Turkish Foreign Minister Mevlut Cavusoglu on Wednesday said that Ankara no longer considers the “federation project” for the reunification of Cyprus as a “sustainable” plan.
In a post on Twitter referring to his meeting with UN special envoy Jane Holl Lute, Cavusoglu said that the “Turkish side promotes two-state settlement based on sovereign equality.”
He also added that “common ground should be reached for new negotiation process.”
On December 2, Lute had held seperate meetings with the island's two leaders in view of assessing willingness and readiness for an informal meeting on the Cyprus Problem. UN Secretary General Antonio Guterres had asked Lute to hear out all sides in the Cyprus Problem before he could decide whether he would call a five-party meeting between the Greek Cypriot and Turkish Cypriot leaders also joined by Cyprus’ three guarantor powers, Greece, Turkey, and Britain.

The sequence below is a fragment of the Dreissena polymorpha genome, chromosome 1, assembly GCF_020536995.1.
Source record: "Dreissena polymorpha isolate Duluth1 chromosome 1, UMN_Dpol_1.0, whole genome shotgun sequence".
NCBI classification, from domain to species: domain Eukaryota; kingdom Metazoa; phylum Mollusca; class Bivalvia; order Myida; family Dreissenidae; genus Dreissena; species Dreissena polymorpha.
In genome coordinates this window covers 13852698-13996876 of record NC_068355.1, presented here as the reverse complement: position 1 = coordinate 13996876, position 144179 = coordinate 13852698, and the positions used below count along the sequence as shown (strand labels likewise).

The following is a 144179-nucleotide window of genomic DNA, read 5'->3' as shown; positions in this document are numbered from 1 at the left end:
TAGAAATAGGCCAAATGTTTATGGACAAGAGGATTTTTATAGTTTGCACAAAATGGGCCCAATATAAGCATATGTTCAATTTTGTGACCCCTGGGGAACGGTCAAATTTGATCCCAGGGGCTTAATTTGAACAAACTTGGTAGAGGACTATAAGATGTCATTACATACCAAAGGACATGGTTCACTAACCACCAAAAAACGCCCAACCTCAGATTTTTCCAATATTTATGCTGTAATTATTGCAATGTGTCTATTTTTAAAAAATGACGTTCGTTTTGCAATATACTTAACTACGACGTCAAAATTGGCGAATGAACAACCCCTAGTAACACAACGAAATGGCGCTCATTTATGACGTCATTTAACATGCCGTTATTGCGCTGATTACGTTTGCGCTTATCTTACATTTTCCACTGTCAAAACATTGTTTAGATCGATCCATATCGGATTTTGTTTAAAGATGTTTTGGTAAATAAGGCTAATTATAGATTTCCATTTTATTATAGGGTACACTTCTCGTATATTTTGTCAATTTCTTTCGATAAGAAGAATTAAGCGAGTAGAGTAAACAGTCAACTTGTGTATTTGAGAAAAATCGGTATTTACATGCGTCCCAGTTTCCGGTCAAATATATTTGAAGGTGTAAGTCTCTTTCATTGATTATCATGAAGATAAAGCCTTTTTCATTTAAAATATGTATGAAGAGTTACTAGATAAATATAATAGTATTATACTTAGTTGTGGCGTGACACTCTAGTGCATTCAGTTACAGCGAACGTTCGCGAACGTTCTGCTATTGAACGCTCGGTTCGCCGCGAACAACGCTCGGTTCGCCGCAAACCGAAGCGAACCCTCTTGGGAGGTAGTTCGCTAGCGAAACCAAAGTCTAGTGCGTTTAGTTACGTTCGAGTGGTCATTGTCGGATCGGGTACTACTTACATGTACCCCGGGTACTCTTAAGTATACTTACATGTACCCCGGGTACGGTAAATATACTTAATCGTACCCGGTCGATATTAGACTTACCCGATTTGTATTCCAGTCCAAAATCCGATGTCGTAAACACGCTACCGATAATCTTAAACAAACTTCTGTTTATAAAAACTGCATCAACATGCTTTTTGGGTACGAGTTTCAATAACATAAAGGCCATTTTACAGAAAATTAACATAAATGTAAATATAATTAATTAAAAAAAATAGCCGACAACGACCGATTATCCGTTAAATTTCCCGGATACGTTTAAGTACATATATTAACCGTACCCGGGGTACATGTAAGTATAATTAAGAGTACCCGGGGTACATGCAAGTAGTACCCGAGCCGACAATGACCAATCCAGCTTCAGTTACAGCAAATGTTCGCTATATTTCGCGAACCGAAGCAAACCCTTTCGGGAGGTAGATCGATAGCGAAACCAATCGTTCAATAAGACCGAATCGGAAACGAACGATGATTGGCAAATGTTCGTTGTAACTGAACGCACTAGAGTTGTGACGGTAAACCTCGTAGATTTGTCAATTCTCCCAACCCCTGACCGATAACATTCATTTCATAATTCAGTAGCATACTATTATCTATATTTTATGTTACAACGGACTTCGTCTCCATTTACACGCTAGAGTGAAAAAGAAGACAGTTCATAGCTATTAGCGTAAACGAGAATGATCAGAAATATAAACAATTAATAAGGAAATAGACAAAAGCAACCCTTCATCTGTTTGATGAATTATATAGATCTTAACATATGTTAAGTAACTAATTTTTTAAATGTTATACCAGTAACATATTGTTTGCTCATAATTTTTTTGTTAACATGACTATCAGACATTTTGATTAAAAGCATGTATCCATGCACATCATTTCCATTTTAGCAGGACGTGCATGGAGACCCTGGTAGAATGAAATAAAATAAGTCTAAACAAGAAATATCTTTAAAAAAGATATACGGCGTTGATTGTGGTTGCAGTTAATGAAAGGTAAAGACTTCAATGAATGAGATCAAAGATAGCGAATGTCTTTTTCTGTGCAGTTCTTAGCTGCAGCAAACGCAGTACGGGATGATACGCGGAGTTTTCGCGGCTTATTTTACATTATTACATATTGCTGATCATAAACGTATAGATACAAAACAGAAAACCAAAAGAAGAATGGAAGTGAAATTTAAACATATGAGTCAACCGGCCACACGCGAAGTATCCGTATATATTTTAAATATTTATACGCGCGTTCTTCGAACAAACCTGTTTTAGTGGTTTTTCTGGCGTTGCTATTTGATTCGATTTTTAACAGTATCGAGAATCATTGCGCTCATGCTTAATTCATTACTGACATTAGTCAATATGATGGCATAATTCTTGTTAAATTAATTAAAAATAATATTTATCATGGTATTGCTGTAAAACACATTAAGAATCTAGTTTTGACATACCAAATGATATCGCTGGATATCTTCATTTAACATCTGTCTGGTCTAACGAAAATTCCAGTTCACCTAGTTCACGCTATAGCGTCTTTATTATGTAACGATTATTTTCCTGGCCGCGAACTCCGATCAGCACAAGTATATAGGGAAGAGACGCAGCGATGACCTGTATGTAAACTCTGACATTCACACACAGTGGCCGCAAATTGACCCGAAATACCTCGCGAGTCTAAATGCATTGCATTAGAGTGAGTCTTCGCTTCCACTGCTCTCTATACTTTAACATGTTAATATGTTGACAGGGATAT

The two Cypriot leaders said they were open to a possible five-party informal meeting but expressed diametrically opposite views on solving the Cyprus Problem.
President Nicos Anastasiades had expressed willingness to join the informal meeting but noted that UN resolutions had to be considered, essentially sticking to a federal framework.
The Turkish Cypriot leader Ersin Tatar however was adamant on his position that a new process would require a new basis, reverting to his idea of sovereign equality and effectively calling for a two-state solution.